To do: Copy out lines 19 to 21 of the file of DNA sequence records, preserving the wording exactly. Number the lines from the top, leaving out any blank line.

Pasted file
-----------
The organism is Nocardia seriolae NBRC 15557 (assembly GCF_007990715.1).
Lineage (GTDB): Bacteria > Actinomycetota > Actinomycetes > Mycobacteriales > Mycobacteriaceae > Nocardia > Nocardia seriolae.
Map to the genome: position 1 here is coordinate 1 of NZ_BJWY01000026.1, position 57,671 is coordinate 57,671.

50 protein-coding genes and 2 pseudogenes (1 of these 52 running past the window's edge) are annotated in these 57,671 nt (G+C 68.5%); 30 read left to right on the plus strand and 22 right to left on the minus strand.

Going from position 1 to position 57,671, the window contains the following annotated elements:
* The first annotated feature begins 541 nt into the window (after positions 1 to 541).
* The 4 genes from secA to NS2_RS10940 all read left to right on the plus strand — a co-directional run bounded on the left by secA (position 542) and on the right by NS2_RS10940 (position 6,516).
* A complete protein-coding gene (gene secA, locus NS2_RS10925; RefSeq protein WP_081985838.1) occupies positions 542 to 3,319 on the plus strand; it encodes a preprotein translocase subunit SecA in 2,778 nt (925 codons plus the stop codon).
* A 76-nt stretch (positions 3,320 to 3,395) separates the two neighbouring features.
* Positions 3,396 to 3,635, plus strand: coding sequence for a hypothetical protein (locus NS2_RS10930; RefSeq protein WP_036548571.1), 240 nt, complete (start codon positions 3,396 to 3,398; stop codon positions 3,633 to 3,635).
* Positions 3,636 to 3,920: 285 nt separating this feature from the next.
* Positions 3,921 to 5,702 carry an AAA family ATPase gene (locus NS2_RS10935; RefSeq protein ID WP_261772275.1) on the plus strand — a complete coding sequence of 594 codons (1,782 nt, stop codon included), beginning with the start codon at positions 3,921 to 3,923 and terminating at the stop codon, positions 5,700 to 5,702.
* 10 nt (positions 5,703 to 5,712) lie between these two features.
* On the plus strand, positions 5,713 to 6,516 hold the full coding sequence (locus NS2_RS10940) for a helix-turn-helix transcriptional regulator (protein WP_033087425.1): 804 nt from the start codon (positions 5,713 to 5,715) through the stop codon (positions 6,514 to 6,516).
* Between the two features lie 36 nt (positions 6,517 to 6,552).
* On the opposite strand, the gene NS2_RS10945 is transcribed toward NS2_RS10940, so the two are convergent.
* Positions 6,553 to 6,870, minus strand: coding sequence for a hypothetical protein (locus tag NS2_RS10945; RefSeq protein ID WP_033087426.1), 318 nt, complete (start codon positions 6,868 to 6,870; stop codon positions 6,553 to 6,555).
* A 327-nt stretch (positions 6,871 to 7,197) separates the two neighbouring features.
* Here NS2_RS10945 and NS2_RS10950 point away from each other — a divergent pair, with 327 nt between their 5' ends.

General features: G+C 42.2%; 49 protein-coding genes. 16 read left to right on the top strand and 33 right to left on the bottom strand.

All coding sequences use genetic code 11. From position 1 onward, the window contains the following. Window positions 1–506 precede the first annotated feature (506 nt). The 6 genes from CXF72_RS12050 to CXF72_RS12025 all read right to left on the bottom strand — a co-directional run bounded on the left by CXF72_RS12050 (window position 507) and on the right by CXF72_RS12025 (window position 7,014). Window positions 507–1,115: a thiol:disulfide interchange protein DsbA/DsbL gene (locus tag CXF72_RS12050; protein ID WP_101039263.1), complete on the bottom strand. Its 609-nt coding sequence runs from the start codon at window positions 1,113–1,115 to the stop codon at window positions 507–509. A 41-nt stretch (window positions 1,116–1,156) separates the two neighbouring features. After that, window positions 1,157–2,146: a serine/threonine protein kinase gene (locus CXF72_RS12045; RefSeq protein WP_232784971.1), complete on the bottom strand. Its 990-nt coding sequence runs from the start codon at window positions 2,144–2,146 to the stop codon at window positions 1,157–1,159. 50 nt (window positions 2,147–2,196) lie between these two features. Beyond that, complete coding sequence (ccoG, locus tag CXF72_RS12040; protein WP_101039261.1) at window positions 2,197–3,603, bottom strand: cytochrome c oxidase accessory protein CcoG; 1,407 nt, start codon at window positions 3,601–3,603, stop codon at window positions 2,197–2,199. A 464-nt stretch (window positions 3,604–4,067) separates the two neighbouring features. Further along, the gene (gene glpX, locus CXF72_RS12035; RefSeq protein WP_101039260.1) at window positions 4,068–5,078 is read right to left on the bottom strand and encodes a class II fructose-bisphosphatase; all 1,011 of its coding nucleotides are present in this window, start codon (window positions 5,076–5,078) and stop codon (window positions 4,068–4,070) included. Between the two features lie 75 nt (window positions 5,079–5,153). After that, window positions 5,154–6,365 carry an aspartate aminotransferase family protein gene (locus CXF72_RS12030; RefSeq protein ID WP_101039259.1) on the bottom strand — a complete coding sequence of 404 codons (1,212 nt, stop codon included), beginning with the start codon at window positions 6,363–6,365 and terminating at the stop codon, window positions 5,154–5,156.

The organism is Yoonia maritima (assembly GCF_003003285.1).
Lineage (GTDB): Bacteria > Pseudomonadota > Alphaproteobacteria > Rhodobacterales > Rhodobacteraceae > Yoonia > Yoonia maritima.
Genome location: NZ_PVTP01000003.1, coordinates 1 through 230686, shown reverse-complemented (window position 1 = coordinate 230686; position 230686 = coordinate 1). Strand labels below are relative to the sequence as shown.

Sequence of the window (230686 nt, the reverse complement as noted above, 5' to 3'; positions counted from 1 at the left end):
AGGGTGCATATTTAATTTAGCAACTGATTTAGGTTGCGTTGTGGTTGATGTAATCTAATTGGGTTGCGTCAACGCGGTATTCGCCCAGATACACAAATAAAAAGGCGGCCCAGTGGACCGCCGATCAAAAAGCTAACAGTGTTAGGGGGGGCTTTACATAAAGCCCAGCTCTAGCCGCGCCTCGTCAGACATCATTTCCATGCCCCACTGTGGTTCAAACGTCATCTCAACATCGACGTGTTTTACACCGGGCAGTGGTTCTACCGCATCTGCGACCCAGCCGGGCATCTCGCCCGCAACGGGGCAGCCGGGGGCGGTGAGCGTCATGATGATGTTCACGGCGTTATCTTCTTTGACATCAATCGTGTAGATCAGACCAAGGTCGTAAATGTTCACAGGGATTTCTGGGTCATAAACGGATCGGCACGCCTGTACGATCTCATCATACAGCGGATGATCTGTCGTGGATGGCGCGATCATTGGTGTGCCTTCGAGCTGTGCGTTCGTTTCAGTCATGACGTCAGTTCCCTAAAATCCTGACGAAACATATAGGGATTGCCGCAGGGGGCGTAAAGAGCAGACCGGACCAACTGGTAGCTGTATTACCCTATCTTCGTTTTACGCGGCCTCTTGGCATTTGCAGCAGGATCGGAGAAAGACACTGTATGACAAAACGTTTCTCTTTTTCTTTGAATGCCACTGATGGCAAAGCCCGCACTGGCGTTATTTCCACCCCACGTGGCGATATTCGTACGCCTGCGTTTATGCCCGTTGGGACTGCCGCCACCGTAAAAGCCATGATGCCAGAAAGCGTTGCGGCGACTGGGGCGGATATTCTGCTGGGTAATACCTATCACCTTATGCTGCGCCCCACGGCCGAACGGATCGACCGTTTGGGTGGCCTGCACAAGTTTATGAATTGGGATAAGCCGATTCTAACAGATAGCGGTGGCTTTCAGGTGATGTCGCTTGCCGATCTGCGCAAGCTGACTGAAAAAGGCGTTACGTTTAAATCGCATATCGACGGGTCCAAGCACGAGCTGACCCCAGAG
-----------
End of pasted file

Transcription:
* Here NS2_RS10945 and NS2_RS10950 point away from each other — a divergent pair, with 327 nt between their 5' ends.

General features: G+C 42.2%; 49 protein-coding genes. 16 read left to right on the top strand and 33 right to left on the bottom strand.

All coding sequences use genetic code 11. From position 1 onward, the window contains the following. Window positions 1–506 precede the first annotated feature (506 nt). The 6 genes from CXF72_RS12050 to CXF72_RS12025 all read right to left on the bottom strand — a co-directional run bounded on the left by CXF72_RS12050 (window position 507) and on the right by CXF72_RS12025 (window position 7,014). Window positions 507–1,115: a thiol:disulfide interchange protein DsbA/DsbL gene (locus tag CXF72_RS12050; protein ID WP_101039263.1), complete on the bottom strand. Its 609-nt coding sequence runs from the start codon at window positions 1,113–1,115 to the stop codon at window positions 507–509. A 41-nt stretch (window positions 1,116–1,156) separates the two neighbouring features. After that, window positions 1,157–2,146: a serine/threonine protein kinase gene (locus CXF72_RS12045; RefSeq protein WP_232784971.1), complete on the bottom strand. Its 990-nt coding sequence runs from the start codon at window positions 2,144–2,146 to the stop codon at window positions 1,157–1,159. 50 nt (window positions 2,147–2,196) lie between these two features. Beyond that, complete coding sequence (ccoG, locus tag CXF72_RS12040; protein WP_101039261.1) at window positions 2,197–3,603, bottom strand: cytochrome c oxidase accessory protein CcoG; 1,407 nt, start codon at window positions 3,601–3,603, stop codon at window positions 2,197–2,199. A 464-nt stretch (window positions 3,604–4,067) separates the two neighbouring features. Further along, the gene (gene glpX, locus CXF72_RS12035; RefSeq protein WP_101039260.1) at window positions 4,068–5,078 is read right to left on the bottom strand and encodes a class II fructose-bisphosphatase; all 1,011 of its coding nucleotides are present in this window, start codon (window positions 5,076–5,078) and stop codon (window positions 4,068–4,070) included. Between the two features lie 75 nt (window positions 5,079–5,153). After that, window positions 5,154–6,365 carry an aspartate aminotransferase family protein gene (locus CXF72_RS12030; RefSeq protein ID WP_101039259.1) on the bottom strand — a complete coding sequence of 404 codons (1,212 nt, stop codon included), beginning with the start codon at window positions 6,363–6,365 and terminating at the stop codon, window positions 5,154–5,156.